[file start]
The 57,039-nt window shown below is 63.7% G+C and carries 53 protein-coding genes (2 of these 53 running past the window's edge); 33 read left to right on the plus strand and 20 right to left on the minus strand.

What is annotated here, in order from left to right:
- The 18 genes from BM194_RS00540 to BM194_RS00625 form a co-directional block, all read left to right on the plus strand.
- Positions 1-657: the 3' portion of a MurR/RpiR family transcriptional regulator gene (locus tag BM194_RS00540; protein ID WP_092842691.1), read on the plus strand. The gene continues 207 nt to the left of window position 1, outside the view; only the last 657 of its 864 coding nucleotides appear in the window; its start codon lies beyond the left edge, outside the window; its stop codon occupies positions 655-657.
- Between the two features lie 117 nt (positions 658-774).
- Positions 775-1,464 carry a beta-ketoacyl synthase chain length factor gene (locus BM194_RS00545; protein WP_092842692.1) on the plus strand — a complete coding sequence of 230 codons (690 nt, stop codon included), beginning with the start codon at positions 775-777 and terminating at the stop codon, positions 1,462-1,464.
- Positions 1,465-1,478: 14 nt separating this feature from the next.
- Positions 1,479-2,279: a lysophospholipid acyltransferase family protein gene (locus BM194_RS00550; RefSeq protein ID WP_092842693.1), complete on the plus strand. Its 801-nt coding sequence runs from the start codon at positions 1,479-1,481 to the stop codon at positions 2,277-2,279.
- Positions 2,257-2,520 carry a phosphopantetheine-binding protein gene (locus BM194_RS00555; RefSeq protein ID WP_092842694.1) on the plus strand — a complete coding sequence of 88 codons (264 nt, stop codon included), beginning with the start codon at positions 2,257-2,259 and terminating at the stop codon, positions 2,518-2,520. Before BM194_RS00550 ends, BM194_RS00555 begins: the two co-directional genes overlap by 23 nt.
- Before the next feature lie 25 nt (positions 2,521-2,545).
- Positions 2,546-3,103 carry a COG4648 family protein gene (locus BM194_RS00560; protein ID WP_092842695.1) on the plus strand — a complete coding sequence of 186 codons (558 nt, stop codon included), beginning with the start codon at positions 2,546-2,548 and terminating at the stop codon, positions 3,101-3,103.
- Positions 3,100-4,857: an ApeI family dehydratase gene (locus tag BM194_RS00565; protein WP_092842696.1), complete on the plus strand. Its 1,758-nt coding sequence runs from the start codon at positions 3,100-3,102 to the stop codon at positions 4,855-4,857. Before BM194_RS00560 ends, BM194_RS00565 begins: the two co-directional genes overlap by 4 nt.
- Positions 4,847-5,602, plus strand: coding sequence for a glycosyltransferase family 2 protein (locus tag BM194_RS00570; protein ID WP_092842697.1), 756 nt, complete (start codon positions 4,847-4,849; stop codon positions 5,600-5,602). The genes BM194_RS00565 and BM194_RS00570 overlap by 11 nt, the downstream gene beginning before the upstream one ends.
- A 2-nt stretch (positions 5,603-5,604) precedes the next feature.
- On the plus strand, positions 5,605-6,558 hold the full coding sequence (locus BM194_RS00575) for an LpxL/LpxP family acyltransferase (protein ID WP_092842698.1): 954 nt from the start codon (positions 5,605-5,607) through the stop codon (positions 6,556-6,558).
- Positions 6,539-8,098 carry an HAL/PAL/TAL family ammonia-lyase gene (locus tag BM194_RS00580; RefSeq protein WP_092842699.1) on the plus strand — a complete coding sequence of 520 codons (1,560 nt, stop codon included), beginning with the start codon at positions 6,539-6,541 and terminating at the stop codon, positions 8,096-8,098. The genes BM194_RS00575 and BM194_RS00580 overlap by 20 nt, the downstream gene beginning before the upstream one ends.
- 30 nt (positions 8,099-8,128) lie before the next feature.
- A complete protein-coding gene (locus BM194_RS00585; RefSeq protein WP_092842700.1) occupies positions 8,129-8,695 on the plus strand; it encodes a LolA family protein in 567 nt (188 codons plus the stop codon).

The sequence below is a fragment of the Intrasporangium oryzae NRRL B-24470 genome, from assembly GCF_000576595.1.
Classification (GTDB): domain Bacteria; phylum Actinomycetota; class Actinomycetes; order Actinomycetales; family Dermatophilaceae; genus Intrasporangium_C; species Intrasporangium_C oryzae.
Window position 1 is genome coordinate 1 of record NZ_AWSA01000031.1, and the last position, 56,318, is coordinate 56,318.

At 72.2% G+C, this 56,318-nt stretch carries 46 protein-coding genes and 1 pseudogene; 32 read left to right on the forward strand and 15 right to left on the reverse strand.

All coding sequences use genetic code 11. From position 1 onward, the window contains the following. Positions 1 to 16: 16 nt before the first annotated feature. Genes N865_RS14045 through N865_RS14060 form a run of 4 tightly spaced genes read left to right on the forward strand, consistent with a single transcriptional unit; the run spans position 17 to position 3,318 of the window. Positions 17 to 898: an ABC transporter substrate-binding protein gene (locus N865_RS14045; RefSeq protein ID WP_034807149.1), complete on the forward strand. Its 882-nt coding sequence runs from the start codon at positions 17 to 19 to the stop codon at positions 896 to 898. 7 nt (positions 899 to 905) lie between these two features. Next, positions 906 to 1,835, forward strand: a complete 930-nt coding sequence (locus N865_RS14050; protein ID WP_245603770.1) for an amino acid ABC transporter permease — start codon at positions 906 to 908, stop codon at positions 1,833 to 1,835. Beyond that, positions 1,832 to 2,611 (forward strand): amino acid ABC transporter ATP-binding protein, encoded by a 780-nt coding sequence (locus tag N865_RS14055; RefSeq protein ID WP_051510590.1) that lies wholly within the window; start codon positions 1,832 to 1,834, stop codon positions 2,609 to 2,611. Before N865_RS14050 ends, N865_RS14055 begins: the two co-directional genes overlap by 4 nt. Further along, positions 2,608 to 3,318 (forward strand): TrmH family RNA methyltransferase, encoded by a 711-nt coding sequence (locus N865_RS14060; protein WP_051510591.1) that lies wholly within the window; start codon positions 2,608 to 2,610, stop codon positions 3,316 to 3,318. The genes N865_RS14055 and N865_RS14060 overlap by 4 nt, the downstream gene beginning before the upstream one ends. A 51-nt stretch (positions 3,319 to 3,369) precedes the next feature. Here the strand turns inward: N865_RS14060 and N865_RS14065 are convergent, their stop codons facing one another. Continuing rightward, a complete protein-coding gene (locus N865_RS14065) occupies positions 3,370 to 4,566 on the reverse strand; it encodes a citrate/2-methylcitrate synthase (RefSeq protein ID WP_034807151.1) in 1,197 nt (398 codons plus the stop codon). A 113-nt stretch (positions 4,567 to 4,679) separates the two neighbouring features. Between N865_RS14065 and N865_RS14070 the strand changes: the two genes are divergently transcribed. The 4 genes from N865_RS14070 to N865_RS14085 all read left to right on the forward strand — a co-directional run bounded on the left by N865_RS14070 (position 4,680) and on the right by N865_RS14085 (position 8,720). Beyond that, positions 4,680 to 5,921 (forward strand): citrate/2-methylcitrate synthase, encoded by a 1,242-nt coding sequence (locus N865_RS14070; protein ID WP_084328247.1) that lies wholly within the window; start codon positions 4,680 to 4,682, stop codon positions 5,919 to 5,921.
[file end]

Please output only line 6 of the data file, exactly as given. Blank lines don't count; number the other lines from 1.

- Positions 775-1,464 carry a beta-ketoacyl synthase chain length factor gene (locus BM194_RS00545; protein WP_092842692.1) on the plus strand — a complete coding sequence of 230 codons (690 nt, stop codon included), beginning with the start codon at positions 775-777 and terminating at the stop codon, positions 1,462-1,464.